Figure 1 - Dripping Water Faucet
The most common residential water leaks are due to dripping faucets and running toilets.
Other water leaks can be caused by damaged or split pipes and fittings. If you have a basement in your home, it is most likely that the water entry is below ground. A damaged pipe entering your home can leak thousands of gallons of water and if you have an adequate drainage system, it will remove all of the water without leaving a trace.
Finding & Detecting A Water Leak:
As a homeowner you pay for any water that passes through the water meter. If there is a break in the line prior to the water meter it will have no effect on your water consumption and hence your water bill.
- Turn-off all of the water devices in your home. Ensure that everyone in the home knows that you are testing for water leaks and during that time does not attempt to use any water.
- The cold water valves that allow water to enter toilets, usually located to the bottom left of the toilet water tank.
- All the water valves to sink faucets. Usually located below the sink. If you do not have separate valves for shutting off the water at your sinks. Turn-off the valve handles - dry the bowl of the sink with a towel - place a piece of newspaper or a paper towel in the bowl. Follow the same procedure for any bathtubs and/or showers.
- The water valves to washing machines.
- The water valve to dishwashers.
- Water valves on water softeners.
- Water valves to refrigerator ice cube makers.
- Water valves on the hot water tank.
- If your water meter has a "low flow indicator" (a small red triangle located on the face of the meter, as shown in Figure 2 and 3), you can instantly determine if you have a water leak. If the low flow indicator is turning while every water consumption device has been turned off - you have a water leak in your piping or possibly the hot water tank!
Water meters will look a little different depending on the manufacturer, the basics of all water meters are shown in figures 2 & 3.
Figure 2 - Water meter face with low flow indicator.
Figure 3 - Water meter in housing
If your water meter does not not have a low flow indicator, write down the "consumption to date" number. In the case of the water meter in Figure 2, that would be 036,920.0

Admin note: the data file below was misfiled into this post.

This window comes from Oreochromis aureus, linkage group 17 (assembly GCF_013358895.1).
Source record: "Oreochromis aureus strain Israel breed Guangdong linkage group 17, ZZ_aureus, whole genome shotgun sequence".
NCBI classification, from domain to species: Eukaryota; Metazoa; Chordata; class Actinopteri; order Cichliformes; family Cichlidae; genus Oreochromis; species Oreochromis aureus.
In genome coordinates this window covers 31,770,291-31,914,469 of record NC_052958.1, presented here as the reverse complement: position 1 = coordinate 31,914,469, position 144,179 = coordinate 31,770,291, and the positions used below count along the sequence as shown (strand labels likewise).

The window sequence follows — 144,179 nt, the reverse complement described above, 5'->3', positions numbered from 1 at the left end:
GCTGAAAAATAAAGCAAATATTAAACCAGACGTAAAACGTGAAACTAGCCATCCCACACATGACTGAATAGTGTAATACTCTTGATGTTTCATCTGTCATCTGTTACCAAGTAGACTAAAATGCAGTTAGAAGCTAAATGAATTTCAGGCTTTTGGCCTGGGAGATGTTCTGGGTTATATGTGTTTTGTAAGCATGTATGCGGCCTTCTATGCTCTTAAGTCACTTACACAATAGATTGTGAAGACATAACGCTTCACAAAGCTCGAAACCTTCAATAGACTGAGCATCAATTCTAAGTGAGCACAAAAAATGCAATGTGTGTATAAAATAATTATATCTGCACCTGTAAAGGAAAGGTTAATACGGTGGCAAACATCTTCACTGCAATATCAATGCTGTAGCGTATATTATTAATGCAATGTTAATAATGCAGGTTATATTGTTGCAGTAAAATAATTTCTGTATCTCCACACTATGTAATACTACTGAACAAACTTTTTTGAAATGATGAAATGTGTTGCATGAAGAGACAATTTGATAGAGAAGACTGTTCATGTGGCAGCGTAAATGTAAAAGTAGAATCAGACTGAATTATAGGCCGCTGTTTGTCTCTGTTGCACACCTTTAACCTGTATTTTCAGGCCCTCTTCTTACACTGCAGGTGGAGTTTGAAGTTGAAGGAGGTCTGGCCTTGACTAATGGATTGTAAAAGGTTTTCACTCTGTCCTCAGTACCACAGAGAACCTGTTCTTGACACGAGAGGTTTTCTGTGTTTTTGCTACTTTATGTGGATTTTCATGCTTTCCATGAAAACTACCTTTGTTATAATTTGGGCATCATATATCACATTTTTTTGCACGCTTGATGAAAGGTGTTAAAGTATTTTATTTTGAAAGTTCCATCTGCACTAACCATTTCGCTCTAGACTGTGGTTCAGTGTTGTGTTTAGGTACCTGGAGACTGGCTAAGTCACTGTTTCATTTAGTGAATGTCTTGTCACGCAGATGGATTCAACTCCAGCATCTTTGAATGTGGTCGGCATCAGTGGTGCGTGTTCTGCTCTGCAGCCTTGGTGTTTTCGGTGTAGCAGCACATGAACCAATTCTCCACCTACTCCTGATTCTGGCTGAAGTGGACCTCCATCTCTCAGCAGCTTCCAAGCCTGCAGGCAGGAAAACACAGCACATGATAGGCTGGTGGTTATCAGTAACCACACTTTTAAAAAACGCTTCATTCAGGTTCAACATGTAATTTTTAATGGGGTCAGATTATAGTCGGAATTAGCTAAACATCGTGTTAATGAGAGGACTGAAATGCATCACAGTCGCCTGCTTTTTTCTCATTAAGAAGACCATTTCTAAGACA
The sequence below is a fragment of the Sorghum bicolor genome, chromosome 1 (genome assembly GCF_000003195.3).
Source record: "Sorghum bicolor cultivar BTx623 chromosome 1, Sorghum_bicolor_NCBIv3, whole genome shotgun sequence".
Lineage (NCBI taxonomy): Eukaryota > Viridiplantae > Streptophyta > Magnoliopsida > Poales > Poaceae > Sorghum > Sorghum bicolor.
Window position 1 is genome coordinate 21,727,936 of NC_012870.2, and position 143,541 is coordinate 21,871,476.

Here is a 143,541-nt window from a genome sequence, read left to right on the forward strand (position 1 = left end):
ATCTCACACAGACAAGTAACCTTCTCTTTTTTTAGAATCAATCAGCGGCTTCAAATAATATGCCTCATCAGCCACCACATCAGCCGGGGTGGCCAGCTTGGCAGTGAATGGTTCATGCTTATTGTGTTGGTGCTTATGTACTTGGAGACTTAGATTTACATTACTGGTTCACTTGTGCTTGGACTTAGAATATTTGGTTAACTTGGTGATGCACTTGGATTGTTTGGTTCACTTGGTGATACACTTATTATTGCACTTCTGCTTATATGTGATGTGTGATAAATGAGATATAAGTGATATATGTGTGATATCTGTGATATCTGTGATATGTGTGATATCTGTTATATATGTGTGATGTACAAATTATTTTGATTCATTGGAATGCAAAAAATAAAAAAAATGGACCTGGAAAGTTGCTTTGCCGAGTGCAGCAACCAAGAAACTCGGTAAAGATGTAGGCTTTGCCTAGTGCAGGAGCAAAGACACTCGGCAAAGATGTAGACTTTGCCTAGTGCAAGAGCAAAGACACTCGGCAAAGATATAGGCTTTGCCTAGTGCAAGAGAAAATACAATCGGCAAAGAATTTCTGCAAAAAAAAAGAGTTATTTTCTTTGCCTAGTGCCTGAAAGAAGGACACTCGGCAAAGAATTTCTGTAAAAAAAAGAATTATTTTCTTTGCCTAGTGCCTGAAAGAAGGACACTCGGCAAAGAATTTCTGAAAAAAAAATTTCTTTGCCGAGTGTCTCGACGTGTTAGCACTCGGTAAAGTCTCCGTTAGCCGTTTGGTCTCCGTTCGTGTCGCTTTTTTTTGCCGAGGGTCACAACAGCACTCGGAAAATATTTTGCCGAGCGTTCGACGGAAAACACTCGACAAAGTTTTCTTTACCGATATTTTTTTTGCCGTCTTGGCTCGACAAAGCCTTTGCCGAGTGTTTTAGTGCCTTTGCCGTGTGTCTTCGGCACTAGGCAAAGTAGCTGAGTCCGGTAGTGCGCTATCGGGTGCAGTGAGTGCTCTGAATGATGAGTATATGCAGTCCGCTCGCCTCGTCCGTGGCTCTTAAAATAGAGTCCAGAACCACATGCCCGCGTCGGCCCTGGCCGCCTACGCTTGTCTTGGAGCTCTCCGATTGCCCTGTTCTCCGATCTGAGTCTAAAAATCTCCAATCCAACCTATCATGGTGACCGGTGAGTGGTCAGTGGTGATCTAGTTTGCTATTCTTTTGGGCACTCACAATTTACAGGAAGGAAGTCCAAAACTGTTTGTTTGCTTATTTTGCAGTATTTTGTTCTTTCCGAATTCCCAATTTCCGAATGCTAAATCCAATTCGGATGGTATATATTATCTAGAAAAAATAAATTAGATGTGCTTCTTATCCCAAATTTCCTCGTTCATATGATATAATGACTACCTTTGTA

Wait about an hour and return to the meter and see if the consumption to date number has changed. If there is any change to that number, you have a water leak in your piping.
If you have a water leak in your piping and it is not noticeable you will have to call in a plumber to do ultrasonic testing to determine the location of the water leak.
If there is no water leak indicated at this point in the discovery process proceed to item 3.
- Turn-on each of the valves that you have turned off, one at a time and check the low flow indicator at each stage or if you do not have a low flow indicator check the water consumption to date number.
- If at any point, after turning on a valve, the low flow indicator starts to move or the water consumption number changes after an hour it is that plumbing fixture, connected to that valve that is leaking.
In areas where there are no valves, but you have placed newspaper or toweling below the faucet spout, if it is wet or shows signs of water droplets, it is this plumbing fixture that is leaking.
Toilet and faucet water leaks are usually easy to repair.
In the case of a faucet it is usually no more than replacing a washer and in the case of a toilet, the inner valves are sold as assemblies and are easy to replace.
Every homeowner should have a selection of water faucet washers as part of his home repair fittings.